by: Blake Robbins

Video essays are my favorite medium for storytelling and I'm incredibly excited to start my own channel. This channel will primarily be a place for me to document my learnings from hanging out on the edges of the internet. Incredibly thankful to have the talented Aleks Meiusi helping me with editing and motion graphics.

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I also included the blog post below, if you prefer written content.

Fans are an essential part of every business, but they rarely see any economic (or social) upside for their contributions.

That is starting to change.

Everyone is a fan of something. You might be a fan of a musician, product, creator, or a sports team.

The definition of a fan has evolved dramatically over the past few decades.

For context, the Oxford dictionary defines a 'fan’ as:

a person who admires somebody/something or enjoys watching or listening to somebody/something very much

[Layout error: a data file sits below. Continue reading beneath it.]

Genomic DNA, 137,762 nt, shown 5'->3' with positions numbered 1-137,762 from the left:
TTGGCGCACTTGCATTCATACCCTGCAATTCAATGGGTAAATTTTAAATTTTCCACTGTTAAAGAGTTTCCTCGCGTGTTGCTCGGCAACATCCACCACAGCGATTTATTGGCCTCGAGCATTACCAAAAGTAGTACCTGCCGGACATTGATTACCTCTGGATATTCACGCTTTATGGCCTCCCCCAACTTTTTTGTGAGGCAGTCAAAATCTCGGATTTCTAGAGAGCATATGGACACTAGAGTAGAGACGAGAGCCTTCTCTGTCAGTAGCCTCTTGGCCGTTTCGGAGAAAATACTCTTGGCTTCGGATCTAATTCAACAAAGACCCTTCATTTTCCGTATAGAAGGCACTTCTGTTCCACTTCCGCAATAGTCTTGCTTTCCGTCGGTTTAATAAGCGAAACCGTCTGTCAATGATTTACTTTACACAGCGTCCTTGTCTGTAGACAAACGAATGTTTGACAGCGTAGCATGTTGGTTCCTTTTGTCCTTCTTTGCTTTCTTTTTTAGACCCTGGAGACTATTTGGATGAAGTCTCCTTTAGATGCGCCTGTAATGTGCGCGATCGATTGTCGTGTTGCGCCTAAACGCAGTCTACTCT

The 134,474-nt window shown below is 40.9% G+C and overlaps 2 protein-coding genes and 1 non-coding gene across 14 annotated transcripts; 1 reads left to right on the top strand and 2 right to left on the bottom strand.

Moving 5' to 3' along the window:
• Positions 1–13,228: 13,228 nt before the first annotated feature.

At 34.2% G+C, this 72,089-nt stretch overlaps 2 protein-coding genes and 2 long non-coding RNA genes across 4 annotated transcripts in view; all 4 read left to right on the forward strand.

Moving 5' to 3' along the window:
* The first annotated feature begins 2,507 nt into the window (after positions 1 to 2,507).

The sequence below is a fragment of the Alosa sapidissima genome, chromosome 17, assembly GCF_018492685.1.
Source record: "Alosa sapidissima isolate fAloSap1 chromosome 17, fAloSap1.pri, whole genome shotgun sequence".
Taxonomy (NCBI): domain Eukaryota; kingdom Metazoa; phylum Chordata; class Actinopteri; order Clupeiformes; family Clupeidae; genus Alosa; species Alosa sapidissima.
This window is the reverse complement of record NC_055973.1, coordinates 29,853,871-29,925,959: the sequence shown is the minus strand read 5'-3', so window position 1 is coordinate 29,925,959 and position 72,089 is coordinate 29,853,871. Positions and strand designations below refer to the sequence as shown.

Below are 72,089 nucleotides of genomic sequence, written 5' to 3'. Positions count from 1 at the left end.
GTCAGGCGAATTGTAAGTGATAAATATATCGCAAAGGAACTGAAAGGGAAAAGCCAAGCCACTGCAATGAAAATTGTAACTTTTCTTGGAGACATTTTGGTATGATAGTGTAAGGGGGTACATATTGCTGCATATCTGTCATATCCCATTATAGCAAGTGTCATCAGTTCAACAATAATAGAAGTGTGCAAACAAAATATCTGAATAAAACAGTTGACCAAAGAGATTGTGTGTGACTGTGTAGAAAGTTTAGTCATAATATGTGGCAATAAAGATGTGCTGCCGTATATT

Before the invention of the Internet, fandom was primarily expressed through physical goods and in-person events. For example, an avid fan of The Beatles likely bought merchandise, went to concerts, and joined physical mailing lists.

The Internet transformed what it meant to be a fan. Social media broke down the walled gardens and enabled us to feel closer to our favorite celebrities. Our favorite celebrities started to invite us into their lives.


Over the past year, fandom has started to evolve again. Web3, or the decentralized Internet, has fundamentally changed what it means to be a fan of something or someone.

Let me take a step back and give a bit more context...I have spent the past few years studying and participating in Web3 communities. This post is an attempt to summarize why and how Web3 can fundamentally change what it means to be a 'fan.'

For the sake of simplicity, I will primarily focus on NFTs in this post, but this thesis applies to several other crypto-native primitives.

To start, it is important to break down what an NFT is.

At the highest level, NFTs "make the internet ownable" — they are a digitally native property rights system.